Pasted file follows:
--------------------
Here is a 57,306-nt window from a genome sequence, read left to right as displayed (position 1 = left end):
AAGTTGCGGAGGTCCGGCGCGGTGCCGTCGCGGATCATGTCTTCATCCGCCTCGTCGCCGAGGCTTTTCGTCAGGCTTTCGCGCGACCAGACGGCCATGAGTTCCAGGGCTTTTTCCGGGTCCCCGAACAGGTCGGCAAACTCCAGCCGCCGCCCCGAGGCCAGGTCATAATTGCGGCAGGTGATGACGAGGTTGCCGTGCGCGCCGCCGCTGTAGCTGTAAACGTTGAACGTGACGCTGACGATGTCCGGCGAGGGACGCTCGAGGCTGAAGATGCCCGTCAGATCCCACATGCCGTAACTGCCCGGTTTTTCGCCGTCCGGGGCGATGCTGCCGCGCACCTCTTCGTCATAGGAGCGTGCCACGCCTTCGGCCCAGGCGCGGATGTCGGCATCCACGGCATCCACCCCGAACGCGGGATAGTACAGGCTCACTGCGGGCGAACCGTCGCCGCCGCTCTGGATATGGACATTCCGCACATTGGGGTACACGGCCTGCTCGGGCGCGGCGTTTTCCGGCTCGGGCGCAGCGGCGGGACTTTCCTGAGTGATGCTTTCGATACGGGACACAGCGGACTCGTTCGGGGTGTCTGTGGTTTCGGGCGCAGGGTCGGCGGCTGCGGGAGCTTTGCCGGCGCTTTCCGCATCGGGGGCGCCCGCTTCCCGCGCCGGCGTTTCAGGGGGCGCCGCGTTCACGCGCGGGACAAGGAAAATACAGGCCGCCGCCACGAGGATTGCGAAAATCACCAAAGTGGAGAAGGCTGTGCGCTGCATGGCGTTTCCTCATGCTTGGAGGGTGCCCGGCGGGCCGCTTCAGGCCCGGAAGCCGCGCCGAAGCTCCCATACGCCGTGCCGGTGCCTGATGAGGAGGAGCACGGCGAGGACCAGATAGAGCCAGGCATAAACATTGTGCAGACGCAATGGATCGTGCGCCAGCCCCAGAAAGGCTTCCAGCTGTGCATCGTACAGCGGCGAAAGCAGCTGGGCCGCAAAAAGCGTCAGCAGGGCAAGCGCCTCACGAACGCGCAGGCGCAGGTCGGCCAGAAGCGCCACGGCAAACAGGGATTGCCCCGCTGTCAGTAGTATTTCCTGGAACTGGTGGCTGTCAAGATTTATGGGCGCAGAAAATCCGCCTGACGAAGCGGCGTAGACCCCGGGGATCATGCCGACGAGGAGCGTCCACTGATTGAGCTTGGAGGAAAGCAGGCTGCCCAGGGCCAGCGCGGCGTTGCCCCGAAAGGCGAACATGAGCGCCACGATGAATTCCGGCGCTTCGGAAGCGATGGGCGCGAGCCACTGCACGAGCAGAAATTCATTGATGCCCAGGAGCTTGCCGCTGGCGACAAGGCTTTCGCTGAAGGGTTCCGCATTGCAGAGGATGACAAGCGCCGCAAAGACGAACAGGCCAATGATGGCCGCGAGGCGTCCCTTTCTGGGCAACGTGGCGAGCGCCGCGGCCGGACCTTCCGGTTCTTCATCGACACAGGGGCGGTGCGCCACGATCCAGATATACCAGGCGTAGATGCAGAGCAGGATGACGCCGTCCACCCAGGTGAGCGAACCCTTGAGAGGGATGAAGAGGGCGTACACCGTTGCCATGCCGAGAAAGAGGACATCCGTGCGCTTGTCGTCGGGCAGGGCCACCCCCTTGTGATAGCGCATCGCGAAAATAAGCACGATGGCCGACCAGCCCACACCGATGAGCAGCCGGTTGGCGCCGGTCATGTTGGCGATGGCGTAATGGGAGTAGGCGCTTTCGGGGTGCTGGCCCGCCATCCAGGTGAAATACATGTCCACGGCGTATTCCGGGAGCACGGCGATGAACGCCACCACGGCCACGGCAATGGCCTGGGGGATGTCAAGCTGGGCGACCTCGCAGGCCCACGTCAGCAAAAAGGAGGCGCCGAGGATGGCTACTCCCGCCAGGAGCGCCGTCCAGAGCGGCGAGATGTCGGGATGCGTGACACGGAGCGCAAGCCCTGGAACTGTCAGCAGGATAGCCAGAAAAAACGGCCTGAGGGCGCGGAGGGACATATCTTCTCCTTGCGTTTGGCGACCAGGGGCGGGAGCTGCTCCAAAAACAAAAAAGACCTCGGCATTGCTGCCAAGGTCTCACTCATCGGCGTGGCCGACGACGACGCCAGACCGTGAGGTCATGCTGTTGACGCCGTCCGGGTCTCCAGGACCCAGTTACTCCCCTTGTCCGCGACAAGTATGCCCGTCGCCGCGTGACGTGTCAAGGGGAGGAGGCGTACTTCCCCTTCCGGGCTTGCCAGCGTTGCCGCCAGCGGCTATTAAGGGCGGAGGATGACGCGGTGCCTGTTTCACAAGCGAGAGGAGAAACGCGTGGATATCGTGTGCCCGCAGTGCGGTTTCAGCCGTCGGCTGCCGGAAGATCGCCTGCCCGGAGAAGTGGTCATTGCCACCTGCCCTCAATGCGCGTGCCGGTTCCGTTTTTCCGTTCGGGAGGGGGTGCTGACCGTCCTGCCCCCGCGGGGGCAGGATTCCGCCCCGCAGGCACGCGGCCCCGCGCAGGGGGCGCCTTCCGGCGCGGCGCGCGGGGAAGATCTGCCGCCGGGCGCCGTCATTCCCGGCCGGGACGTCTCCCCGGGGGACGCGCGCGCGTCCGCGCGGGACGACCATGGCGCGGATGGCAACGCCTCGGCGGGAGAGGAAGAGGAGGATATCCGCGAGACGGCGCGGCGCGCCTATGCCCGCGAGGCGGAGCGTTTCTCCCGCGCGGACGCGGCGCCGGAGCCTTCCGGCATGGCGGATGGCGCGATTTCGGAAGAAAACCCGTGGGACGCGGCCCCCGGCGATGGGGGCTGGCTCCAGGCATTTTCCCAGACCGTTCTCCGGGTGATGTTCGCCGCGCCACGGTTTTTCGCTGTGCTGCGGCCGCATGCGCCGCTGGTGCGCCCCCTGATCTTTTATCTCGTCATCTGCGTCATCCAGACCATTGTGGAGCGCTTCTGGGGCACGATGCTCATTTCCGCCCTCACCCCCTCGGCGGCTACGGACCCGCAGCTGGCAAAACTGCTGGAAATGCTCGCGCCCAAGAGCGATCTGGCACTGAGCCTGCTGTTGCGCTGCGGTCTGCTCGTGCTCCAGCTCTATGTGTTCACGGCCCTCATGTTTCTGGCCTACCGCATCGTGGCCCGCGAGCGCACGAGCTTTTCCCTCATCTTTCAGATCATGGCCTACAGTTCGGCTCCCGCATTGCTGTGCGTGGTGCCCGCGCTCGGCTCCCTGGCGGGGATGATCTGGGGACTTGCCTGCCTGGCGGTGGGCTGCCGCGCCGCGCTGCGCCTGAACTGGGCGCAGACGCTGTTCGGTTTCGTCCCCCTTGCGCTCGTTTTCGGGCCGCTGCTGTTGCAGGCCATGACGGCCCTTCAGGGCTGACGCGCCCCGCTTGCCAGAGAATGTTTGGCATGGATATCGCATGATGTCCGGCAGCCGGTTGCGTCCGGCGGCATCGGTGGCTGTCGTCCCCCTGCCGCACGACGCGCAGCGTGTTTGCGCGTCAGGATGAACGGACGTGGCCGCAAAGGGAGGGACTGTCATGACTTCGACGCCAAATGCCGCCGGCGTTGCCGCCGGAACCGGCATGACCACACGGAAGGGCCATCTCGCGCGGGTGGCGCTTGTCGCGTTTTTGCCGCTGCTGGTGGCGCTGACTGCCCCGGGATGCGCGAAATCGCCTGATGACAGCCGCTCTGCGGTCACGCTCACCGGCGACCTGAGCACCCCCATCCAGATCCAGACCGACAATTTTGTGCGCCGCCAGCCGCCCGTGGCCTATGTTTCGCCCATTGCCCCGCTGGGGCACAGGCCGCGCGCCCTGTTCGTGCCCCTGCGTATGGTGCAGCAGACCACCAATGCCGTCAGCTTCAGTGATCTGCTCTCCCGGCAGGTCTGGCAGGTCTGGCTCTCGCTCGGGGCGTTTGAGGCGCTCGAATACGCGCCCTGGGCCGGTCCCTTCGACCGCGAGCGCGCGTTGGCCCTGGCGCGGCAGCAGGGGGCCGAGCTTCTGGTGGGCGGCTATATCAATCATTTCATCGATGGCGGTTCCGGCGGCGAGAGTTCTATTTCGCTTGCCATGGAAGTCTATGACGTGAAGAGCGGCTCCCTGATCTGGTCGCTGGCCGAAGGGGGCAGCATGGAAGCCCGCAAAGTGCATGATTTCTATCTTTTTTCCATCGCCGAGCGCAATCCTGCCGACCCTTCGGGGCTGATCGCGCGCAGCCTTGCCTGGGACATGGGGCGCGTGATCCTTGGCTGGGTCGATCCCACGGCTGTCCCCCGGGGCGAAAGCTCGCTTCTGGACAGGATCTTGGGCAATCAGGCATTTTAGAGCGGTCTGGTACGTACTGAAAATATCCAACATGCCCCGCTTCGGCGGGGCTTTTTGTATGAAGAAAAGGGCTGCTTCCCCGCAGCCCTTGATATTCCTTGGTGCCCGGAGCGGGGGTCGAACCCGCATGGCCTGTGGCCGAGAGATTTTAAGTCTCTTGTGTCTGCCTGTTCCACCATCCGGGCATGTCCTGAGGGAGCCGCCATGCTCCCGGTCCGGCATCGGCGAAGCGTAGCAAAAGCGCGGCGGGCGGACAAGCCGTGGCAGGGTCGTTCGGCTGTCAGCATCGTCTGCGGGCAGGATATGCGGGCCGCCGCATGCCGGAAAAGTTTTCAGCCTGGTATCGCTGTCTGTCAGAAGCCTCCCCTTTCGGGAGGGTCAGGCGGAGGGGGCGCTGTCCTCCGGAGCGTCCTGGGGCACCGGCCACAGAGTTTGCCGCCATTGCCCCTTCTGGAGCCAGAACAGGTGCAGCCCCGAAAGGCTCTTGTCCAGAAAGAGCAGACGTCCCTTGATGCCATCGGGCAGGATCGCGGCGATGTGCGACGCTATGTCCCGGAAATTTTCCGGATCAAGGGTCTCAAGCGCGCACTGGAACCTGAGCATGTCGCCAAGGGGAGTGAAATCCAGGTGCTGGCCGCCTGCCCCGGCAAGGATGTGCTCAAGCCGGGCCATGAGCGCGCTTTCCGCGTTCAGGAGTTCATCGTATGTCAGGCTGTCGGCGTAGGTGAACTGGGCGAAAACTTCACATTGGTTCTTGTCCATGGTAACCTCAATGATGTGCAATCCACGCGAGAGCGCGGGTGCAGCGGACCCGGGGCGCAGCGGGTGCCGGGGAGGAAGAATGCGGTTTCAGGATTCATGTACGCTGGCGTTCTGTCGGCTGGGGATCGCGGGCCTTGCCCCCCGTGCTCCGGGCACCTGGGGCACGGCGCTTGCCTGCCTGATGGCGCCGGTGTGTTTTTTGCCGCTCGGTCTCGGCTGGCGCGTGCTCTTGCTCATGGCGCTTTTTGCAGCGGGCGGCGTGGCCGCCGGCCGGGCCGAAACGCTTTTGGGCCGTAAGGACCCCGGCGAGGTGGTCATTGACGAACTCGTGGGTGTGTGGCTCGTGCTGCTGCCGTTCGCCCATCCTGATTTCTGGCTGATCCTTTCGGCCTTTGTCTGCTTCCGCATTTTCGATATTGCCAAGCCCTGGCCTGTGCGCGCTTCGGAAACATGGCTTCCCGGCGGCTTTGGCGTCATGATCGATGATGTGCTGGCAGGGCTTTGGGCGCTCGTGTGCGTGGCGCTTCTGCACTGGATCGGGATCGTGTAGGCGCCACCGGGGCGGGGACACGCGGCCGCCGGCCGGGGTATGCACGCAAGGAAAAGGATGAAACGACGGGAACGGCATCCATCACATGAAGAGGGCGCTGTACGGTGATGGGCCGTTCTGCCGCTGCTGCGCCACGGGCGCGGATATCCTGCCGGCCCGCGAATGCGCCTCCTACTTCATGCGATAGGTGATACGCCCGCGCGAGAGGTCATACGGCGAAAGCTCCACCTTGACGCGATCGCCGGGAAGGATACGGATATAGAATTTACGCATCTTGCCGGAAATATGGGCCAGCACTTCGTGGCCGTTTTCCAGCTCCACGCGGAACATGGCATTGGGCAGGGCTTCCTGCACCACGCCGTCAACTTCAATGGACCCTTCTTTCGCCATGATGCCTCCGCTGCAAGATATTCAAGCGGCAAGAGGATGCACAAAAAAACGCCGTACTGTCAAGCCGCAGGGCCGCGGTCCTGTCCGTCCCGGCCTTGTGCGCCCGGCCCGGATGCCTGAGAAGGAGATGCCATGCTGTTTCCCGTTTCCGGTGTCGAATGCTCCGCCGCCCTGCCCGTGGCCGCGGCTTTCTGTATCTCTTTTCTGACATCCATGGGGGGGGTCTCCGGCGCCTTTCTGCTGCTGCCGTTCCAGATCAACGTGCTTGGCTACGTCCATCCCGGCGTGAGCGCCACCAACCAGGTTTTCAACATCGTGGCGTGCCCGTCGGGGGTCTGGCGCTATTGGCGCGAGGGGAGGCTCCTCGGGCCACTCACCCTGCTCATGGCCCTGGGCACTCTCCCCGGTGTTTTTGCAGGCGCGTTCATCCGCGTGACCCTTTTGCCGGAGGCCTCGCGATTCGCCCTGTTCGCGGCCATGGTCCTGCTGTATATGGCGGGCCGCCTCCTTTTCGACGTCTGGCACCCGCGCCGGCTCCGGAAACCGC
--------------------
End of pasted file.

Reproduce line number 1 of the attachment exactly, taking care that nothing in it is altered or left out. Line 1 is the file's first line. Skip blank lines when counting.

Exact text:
Here is a 57,306-nt window from a genome sequence, read left to right as displayed (position 1 = left end):